Archive: June 2007

1
RAM and FRCP 34 Lock Horns
2
2006 E-Discovery Amendments Do Not Require Forensic Computer Search as a Matter of Course; Court Orders Parties to Meet and Confer on Certain Issues
3
RAM Ruling Portends a New E-Discovery Brawl
4
Court Enters Detailed Agreed Order Regarding Preservation of ESI, Documents and Other Tangible Items
5
Magistrate Judge Facciola Orders Production of Email from Backup Tapes in Light of Party’s Failure to Suspend Email System’s Automatic Deletion Feature
6
Court Denies Plaintiff Direct Access to Mirror Images of Defendants’ Hard Drives; Defense Expert to Conduct Forensic Search with Ongoing Input from Plaintiff and Plaintiff’s Expert
7
U.S. District Court for the Northern District of Ohio Adopts Default Standards for E-Discovery
8
Electronic Delivery of Consumer Disclosures – New Rules Go Back to the Future

RAM and FRCP 34 Lock Horns

In a June 19, 2007 article in the New York Law Journal (subscription required), and a June 27, 2007 article appearing on www.law.com, K&L Gates partner Kelly D. Talcott writes:

A recent e-discovery decision from the U.S. District Court for the Central District of California provides an opportunity to reflect a bit on the permanence of storage media.  It has also inspired debate as to when temporarily stored information becomes "electronically stored information" that needs to be preserved and, where relevant, produced in response to discovery requests.

The May 27, 2007, order directs defendants in an ongoing copyright infringement lawsuit to collect and produce information stored in the random-access memory of their servers.

Depending on the ideological and topical bent of the commentator, this decision (a) heralds a substantial victory in the war against copyright infringement; (b) sounds the death knell for Internet user privacy, or (c) could require anyone involved in a lawsuit to turn over information stored by their computers’ RAM hardware.  Closer inspection of the federal magistrate judge’s decision reveals the correct answer is probably (d) none of the above.

The article relates to the case of Columbia Pictures Industries v. Bunnell, CV 06-1093 FMC (JCx), U.S. District Court for the Central District of California. 

For those interested in reading the Court’s now-unsealed order that is the subject of the article, it is available here.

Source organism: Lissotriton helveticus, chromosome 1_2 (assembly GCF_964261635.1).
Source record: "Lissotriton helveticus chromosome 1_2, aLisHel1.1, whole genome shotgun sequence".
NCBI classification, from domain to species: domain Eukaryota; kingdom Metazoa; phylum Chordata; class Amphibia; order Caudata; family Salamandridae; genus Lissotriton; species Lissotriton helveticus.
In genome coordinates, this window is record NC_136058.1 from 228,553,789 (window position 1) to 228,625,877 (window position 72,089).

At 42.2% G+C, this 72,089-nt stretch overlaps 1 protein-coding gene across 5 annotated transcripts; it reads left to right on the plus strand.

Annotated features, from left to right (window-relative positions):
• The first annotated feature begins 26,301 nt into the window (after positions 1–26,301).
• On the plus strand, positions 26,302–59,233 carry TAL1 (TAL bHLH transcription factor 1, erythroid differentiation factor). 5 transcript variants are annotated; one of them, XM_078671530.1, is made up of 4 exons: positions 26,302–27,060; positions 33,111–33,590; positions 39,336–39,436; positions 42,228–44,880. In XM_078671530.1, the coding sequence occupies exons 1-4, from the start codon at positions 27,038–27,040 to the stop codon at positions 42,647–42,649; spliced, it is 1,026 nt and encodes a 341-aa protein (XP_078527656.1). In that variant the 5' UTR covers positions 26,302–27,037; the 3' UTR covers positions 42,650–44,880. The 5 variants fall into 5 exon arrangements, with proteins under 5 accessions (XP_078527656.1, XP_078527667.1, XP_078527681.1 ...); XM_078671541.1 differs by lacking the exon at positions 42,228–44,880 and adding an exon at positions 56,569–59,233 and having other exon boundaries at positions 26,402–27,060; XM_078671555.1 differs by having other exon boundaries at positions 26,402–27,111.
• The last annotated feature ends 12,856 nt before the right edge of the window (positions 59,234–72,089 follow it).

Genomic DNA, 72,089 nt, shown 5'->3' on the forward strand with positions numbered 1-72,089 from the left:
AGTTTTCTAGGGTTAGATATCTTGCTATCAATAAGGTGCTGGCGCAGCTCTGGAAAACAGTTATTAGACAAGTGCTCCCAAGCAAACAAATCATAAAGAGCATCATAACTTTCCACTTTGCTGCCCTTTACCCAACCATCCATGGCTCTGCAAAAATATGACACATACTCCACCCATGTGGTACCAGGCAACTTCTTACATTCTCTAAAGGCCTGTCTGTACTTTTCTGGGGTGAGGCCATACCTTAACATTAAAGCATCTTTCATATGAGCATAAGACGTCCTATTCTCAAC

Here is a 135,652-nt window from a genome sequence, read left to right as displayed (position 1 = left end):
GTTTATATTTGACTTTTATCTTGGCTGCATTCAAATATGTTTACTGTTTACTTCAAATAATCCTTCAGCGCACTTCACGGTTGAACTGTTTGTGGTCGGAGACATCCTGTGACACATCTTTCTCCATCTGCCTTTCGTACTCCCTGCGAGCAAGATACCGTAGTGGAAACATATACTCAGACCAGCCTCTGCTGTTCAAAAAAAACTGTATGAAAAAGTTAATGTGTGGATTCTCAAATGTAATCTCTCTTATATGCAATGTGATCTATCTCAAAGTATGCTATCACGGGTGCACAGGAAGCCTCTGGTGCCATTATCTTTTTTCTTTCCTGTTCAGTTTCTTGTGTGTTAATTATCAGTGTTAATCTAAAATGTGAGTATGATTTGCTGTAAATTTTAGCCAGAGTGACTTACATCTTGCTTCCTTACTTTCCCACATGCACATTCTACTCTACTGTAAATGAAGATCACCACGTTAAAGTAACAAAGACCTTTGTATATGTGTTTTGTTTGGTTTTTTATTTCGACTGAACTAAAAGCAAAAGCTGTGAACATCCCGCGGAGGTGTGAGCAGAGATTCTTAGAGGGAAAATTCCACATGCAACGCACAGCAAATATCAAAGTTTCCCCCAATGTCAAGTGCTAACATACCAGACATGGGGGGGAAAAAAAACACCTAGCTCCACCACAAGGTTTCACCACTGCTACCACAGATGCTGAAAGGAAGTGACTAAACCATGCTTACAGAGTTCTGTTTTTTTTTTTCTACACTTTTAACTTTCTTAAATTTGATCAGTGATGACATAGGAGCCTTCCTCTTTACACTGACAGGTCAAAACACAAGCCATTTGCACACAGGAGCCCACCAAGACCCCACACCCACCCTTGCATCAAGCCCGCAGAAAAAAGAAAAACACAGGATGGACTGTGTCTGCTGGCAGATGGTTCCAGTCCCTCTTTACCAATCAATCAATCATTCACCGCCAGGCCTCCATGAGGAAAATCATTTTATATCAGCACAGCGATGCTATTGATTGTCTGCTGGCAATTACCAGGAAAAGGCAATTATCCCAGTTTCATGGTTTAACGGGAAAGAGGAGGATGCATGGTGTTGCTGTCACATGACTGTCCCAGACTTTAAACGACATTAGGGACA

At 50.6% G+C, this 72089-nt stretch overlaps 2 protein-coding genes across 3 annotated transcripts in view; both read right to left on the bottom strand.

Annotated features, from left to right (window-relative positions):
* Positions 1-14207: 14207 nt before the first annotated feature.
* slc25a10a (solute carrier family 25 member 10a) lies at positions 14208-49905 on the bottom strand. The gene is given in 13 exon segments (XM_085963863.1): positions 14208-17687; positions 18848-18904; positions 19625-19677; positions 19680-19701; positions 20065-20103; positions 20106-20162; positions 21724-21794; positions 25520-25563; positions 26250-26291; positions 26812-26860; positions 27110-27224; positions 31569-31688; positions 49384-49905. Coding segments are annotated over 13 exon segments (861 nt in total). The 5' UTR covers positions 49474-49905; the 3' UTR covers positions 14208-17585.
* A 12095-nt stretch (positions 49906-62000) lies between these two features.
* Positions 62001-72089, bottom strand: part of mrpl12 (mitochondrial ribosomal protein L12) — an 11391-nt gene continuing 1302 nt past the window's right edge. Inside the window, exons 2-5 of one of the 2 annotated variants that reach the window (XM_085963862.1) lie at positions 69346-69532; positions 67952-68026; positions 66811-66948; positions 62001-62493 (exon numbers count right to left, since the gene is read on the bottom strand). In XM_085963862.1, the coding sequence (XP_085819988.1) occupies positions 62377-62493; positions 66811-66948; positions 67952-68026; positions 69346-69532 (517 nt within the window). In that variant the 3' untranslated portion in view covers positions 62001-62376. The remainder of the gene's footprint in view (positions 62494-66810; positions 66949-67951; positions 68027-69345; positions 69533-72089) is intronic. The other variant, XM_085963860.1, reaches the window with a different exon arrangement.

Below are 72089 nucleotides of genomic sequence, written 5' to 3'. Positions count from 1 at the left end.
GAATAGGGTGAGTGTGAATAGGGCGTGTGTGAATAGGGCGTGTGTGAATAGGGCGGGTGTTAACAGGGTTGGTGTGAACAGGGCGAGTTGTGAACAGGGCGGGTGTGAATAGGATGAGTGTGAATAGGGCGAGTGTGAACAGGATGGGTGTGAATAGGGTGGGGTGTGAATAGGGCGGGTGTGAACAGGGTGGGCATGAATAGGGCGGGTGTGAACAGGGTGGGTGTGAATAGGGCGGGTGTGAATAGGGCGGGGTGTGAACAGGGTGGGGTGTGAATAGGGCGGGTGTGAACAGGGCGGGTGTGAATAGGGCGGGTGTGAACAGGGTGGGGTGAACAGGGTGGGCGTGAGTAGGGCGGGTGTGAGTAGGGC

2006 E-Discovery Amendments Do Not Require Forensic Computer Search as a Matter of Course; Court Orders Parties to Meet and Confer on Certain Issues

Scotts Co. LLC v. Liberty Mut. Ins. Co., 2007 WL 1723509 (S.D. Ohio June 12, 2007)

In this case, plaintiff asked the court to enter a discovery order to "ensure the production of all electronically stored information in an acceptable format as required by law and the most recent amendments to the Federal Rules of Civil Procedure."  Plaintiff also sought to compel the re-production of ESI previously produced by defendant in hard copy form, and to compel the production of deleted documents.

Forensic Search 
Plaintiff first contended that, pursuant to the 2006 amendments to Fed. R. Civ. P. 34, it was entitled to an order that would require defendant to allow a forensic expert to search defendant’s computer systems, network servers and databases and would require defendant to provide back up tapes of certain information systems.  Plaintiff offered to pay the cost of the forensic expert and to allow defendant ten days to review the data for privilege before any production was made.  Defendant objected, arguing that the 2006 amendments required no such discovery order as a matter of course.  The court agreed with defendant, and observed:
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RAM Ruling Portends a New E-Discovery Brawl

By Jesse Seyfer from The Recorder:

A federal magistrate’s order that stops a Web site from routinely tossing relevant data could, if replicated, carry broad e-discovery implications.

Magistrate Judge Jacqueline Chooljian’s May 29 order requires TorrentSpy to turn over customer data only ephemerally kept in its computers’ random access memory, or RAM. It could result in floods of similar requests in other civil cases, according to Ira Rothken, the Novato, Calif.-based attorney for the TorrentSpy site.

The Los Angeles magistrate’s order also has privacy watchdogs concerned.

Click here to read the entire article on Law.com.

Court Enters Detailed Agreed Order Regarding Preservation of ESI, Documents and Other Tangible Items

In re Genetically Modified Rice Litig., 2007 WL 1655757 (E.D. Mo. June 5, 2007)

This order constitutes the parties’ Agreed Order Regarding Preservation of Communications, Documents, Electronic Data, and Other Tangible Items, intended to govern the parties’ preservation efforts in these consolidated MDL proceedings.  The Agreed Order contains two parts: a lengthy definitional section and a section setting out specific preservation obligations.  The latter section provides that the preservation obligations set forth in the Order apply to currently-existing evidence within the parties’ possession, custody, or control, as well as evidence "generated, produced, or otherwise created in the future during the pendency of this Action until an agreement can be reached among the Parties regarding a cutoff date.”  It further provides:  “Notwithstanding any other provision of this Order, persons may generate business documents without preserving dictation, drafts, interim versions or other temporary compilations of information if such documents would not have been preserved in the ordinary course of business.”